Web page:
It’s said that Gen. Edward Braddock and his troops stopped here to rest while on the move to Fort Duquesne (in what is now Downtown Pittsburgh, PA.) During the Seven Years War, where he was mortally wounded. Although no evidence can substantiate the claim, it’s possible that either Braddock or his staff (including young aid-de-camp George Washington) paused here to refresh themselves, but it’s less likely he diverted his entire regiment from the road, as the detour would have cost precious time. Regardless, this site was named Braddock Spring after the famous general and the area later became Braddock Heights.
According to local legend, Braddock buried a chest that contained £12,000 near the spring during his trip in 1755. Although the chest was accounted for after the defeat at Fort Duquesne, the notion that some of the booty was left near Chigre Hill has all but disappeared from Frederick County lore.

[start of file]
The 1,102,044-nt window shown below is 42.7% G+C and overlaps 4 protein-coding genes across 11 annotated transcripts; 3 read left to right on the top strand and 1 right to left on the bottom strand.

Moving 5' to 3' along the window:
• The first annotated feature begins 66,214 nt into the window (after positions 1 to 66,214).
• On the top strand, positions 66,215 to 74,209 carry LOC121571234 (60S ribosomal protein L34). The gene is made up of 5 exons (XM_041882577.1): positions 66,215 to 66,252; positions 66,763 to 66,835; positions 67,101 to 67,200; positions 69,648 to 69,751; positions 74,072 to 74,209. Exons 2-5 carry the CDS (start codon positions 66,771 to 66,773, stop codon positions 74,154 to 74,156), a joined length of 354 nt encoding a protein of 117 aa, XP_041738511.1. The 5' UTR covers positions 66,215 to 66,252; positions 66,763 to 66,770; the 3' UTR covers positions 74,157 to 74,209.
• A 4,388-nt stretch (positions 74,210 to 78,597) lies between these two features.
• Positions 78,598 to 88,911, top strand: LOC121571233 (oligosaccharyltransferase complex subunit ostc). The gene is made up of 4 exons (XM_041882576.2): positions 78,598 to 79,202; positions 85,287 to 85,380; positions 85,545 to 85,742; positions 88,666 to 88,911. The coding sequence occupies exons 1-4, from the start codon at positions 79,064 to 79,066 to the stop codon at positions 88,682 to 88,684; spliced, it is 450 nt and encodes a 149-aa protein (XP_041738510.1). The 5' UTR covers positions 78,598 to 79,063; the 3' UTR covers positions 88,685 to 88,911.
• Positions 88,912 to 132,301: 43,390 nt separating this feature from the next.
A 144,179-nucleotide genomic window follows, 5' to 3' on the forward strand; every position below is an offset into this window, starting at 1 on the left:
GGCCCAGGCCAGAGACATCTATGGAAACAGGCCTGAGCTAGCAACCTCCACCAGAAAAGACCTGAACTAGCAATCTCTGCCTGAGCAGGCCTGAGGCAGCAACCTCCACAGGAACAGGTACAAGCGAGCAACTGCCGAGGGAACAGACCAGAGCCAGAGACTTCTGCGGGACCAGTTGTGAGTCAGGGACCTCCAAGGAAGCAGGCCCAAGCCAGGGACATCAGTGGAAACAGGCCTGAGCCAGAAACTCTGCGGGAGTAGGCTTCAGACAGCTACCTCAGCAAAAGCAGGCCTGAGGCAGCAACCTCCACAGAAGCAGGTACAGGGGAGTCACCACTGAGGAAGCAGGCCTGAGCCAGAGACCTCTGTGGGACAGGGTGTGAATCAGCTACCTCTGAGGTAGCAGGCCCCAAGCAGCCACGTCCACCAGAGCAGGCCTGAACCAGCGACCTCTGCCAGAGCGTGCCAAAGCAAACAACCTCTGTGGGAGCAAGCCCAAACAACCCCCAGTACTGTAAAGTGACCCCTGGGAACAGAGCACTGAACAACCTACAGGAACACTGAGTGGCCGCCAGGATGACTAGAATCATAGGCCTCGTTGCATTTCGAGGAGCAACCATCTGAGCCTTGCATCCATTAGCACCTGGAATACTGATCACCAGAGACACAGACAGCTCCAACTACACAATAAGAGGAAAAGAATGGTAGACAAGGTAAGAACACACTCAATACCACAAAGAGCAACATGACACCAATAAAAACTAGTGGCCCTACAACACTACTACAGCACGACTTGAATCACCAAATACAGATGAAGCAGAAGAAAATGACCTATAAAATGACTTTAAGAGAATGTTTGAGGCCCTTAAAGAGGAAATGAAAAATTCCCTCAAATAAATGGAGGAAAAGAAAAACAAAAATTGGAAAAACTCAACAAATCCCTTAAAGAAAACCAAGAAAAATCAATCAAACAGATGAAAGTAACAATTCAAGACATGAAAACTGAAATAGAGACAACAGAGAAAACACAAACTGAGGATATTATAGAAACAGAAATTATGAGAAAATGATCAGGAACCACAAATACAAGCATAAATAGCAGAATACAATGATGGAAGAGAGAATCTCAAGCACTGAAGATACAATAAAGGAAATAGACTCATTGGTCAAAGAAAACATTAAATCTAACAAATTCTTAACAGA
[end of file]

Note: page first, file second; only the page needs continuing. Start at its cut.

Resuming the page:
OLD BRADDOCK SPRING
—by Mrs. Hammond Urner, 1915
Old Braddock Spring, by the side of the way
Where Braddock’s men marched on a long ago day,
And stopped here, tis said, to drink and to rest,
As over the mountains they passed to the West.
Statesmen and soldiers have paused here to drink,
And linger a while by the cool mossy bring,
While children still stop here with chatter and laugh,
On their way to the school house, the water to quaff.
Forever the cool crystal waters shall flow
For man’s joy and refreshing, as toiling they go.
More previous to mortals than gold from the mine,
More cheering and gladdening than bright FM sparkling wine.